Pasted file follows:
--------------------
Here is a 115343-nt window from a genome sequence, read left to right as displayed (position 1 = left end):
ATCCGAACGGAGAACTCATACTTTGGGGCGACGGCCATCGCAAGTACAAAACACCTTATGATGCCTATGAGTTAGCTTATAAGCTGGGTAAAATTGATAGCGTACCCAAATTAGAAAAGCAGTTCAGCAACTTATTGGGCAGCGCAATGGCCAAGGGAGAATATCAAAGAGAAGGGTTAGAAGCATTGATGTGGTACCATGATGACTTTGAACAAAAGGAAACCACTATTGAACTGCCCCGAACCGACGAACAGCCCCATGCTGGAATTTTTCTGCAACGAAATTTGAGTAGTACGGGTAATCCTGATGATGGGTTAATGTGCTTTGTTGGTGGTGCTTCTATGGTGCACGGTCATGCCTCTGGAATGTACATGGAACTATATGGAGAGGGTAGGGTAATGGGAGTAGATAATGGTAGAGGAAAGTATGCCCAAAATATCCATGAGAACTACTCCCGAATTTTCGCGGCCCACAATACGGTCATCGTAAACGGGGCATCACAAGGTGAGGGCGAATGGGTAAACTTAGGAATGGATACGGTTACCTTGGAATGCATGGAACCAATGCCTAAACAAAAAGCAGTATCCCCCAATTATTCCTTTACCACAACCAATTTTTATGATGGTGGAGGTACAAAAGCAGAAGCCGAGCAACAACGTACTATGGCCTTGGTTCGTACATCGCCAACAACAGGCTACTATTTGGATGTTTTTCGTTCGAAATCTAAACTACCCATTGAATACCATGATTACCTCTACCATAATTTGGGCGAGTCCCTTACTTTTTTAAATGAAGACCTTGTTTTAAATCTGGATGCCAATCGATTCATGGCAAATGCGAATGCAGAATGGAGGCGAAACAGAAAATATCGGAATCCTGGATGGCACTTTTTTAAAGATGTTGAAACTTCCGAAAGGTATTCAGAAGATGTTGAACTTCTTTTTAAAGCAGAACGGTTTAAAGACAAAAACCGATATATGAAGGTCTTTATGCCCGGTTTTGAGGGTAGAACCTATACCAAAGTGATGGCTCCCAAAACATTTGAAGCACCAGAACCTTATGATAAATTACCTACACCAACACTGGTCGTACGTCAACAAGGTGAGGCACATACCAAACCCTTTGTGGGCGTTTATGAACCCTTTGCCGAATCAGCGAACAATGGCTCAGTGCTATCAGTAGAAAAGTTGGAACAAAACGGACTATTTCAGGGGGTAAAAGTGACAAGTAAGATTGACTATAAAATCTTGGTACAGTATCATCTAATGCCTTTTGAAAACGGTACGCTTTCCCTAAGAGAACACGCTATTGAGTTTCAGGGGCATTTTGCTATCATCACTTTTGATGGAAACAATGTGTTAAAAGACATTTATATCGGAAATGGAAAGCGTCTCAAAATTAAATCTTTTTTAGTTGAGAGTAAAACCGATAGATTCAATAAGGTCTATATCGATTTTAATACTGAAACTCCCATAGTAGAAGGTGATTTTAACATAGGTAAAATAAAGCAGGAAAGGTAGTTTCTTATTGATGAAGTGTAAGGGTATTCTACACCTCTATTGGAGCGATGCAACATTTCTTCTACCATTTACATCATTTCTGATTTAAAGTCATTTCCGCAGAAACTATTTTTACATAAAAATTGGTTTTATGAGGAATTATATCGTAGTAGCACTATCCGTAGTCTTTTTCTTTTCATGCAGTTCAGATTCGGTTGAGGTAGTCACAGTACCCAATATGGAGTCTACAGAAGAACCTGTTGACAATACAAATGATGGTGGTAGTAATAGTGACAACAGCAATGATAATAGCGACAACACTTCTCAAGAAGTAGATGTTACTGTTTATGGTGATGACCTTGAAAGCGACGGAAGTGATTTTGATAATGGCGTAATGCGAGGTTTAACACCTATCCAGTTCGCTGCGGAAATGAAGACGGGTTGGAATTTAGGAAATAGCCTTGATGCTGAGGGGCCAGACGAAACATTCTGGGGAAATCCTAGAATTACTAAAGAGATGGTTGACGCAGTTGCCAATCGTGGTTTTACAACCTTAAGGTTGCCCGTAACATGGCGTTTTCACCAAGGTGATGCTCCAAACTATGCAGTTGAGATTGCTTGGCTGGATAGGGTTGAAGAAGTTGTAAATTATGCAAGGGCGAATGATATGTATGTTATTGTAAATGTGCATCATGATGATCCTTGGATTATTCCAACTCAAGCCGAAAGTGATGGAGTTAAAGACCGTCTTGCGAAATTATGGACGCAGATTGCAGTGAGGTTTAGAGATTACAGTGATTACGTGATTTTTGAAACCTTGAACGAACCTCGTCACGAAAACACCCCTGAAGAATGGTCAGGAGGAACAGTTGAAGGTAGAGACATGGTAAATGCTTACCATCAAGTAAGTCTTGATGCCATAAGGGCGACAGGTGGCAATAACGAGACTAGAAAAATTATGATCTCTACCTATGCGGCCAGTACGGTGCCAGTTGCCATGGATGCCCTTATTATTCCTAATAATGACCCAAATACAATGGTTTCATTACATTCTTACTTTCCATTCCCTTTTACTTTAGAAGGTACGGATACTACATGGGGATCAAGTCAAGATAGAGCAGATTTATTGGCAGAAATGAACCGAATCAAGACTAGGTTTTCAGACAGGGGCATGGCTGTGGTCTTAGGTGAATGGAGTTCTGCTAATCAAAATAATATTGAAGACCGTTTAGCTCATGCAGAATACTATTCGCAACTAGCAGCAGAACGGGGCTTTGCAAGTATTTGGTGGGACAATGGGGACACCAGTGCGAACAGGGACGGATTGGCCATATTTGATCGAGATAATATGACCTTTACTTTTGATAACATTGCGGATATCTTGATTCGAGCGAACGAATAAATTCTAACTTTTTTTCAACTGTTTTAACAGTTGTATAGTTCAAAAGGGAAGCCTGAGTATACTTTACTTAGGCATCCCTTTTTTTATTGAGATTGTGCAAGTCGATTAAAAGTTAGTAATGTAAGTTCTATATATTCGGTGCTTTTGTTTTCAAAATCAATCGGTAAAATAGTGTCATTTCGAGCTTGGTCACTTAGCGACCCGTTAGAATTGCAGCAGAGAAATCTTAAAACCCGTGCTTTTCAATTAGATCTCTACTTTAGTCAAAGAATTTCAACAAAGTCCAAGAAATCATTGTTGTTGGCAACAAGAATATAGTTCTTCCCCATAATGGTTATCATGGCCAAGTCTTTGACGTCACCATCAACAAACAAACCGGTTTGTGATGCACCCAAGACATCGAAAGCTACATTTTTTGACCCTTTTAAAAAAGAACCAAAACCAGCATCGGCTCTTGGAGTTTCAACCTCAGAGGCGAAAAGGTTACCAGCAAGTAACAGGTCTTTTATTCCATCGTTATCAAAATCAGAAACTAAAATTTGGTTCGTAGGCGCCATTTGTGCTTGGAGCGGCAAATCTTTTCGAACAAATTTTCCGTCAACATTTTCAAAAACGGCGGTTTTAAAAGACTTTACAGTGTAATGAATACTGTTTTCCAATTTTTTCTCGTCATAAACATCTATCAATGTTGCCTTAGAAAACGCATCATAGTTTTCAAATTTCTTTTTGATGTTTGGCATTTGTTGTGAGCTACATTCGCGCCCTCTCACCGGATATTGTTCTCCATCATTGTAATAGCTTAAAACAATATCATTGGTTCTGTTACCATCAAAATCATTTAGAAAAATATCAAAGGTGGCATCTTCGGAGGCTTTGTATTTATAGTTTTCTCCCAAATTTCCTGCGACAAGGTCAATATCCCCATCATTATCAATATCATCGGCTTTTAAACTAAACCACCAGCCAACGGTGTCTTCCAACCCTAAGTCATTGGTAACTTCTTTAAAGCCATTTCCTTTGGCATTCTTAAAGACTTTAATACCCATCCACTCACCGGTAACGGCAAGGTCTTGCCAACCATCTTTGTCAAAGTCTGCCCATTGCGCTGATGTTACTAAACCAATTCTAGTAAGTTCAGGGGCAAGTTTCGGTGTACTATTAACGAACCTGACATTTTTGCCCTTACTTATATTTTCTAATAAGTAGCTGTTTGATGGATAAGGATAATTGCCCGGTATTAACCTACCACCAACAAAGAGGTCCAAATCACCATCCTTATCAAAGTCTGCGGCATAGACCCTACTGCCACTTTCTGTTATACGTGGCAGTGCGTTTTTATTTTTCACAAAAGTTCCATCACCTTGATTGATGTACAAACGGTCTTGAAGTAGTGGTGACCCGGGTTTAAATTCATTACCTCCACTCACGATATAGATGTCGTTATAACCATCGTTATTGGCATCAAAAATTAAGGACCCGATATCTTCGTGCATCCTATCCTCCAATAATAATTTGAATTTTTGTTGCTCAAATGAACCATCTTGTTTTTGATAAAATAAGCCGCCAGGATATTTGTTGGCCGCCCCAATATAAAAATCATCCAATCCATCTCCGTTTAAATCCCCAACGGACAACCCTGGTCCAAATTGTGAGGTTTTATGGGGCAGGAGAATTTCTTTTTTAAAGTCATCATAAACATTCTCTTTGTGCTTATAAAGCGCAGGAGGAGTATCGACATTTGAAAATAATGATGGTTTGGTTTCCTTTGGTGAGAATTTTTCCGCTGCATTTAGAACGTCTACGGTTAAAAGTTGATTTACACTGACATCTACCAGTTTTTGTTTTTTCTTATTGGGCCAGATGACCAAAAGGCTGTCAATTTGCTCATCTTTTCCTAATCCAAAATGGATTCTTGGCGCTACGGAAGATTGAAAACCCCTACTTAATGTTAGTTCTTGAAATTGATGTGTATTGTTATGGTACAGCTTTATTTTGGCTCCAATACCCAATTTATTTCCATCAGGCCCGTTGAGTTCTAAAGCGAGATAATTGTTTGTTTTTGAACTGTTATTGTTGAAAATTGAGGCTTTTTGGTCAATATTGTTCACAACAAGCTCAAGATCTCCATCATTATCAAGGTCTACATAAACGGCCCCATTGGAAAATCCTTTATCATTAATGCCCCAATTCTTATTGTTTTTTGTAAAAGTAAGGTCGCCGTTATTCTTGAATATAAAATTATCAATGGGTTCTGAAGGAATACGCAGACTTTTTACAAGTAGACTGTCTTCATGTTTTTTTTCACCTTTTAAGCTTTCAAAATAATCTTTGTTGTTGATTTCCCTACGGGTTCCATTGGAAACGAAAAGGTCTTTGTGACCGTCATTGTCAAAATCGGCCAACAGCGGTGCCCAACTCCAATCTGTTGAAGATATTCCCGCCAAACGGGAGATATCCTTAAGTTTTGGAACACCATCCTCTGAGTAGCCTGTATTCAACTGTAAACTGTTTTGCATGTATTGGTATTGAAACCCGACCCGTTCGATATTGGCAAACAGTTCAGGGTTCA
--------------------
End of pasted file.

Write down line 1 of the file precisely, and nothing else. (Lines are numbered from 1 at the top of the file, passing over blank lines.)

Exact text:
Here is a 115343-nt window from a genome sequence, read left to right as displayed (position 1 = left end):